Edwardo Giordano, first generation (Buster and Richie’s grandfather), in front of the original location, in the 1930s. —Courtesy Michael Giordano

Then in 1944, Edwardo and Maria’s son Wilfred had his eye on a piece of property for the family restaurant located at the end of Circuit Avenue, directly across from the Flying Horses. “We moved down there when I was about 6 months old,” Buster said. “I used to sleep in a drawer with a pillow.”

The property had a restaurant called the Magnolia; it was owned by Walter Perkins, and the Magnolia evoked a time in Oak Bluffs’ history when the area around the restaurant specialized in items from China and Japan. “We had to tear down the old Magnolia years later, and when they started ripping shingles off,” Richie said, “on the side of the wall facing Kennebec, it said, ‘Imports and Exports of China and Japan.’”

The Magnolia became Giordano’s, and they soon set up the restaurant as we know it today, with the dining room serving traditional Italian and American cuisine, and the Clam Bar and the Pizza Room serving takeout.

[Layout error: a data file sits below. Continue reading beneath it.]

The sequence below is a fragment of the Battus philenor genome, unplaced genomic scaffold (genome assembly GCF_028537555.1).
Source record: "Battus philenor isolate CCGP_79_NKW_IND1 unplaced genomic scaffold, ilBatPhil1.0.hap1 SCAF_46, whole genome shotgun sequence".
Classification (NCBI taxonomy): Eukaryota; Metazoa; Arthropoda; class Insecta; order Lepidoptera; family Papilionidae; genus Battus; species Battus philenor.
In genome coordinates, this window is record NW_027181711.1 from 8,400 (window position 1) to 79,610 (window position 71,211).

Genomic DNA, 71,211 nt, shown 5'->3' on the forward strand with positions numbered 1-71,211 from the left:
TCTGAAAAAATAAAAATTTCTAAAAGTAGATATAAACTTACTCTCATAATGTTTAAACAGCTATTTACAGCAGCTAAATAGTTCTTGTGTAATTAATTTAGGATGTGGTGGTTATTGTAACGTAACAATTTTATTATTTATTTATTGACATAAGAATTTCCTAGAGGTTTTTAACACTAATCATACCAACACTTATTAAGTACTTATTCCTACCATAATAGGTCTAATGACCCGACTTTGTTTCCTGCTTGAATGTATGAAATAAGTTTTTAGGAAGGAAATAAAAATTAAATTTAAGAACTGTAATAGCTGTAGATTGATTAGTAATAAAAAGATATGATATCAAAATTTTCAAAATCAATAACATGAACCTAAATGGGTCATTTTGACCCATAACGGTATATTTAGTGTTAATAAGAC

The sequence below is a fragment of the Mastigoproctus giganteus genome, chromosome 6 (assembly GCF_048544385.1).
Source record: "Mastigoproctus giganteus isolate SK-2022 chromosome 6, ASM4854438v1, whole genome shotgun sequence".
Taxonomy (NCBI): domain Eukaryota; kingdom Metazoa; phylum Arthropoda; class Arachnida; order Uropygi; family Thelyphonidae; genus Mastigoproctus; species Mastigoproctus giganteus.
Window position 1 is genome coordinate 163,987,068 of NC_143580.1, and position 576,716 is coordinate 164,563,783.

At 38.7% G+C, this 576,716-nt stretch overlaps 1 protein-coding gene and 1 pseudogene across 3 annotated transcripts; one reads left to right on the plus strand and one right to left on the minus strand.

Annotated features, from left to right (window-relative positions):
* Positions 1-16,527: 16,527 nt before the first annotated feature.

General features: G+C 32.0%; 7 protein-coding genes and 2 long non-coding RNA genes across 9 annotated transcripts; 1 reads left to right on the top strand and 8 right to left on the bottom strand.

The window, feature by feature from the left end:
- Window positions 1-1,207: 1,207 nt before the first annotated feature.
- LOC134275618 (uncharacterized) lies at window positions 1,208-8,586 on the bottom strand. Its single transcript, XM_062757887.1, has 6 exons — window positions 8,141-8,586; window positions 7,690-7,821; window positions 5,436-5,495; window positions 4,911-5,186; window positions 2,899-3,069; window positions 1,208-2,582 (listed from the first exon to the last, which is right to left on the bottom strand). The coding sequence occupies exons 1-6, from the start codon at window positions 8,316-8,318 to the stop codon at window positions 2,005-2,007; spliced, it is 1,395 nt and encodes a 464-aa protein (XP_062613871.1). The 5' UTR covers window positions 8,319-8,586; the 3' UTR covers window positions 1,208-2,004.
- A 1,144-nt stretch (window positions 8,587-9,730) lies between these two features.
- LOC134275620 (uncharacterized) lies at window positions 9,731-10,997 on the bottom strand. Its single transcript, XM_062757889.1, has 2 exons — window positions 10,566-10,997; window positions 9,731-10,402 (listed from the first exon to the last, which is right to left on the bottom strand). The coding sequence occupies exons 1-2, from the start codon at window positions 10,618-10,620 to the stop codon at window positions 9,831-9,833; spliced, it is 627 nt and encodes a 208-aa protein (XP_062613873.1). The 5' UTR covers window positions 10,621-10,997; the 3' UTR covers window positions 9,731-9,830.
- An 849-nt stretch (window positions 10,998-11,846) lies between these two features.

“I can remember making pizza when I was 14,” Richie Giordano said. “I ended up in the Pizza Room because we found that, as it is today, it’s very difficult to find people to make pizzas. My father knew a guy from East Boston named Luigi who came from Naples, and he came down to run the pizza operation, and I learned from him.

“Back then, the pizza oven was where the dining room is today, and I’d make pizzas and sell them out the window to people on the sidewalk,” Richie said. 

Running a restaurant on the Island has always been tough sledding, because you have to make all your money in just 10 weeks. And on top of that, there are other external events that can create strong headwinds, like the Steamship Authority strike in 1960. The strike lasted 76 days, from April to July 1, and it nearly crippled businesses like Gio’s, which relied on fresh goods and produce from off-Island. “Those were really tough times,” said Buster, “and they would have been even worse if some folks from Menemsha and Aquinnah didn’t step up and ferry produce to the Island with their fishing boats.” 

And then there was Hurricane Carol back in 1954, one of the worst tropical storms ever to hit the Island. “When Carol hit, I remember water pouring in through the doors, and we’d have to take rowboats down to the harbor. I’ve been living here 78 years,” Buster said, “and that was a crazy, scary time.”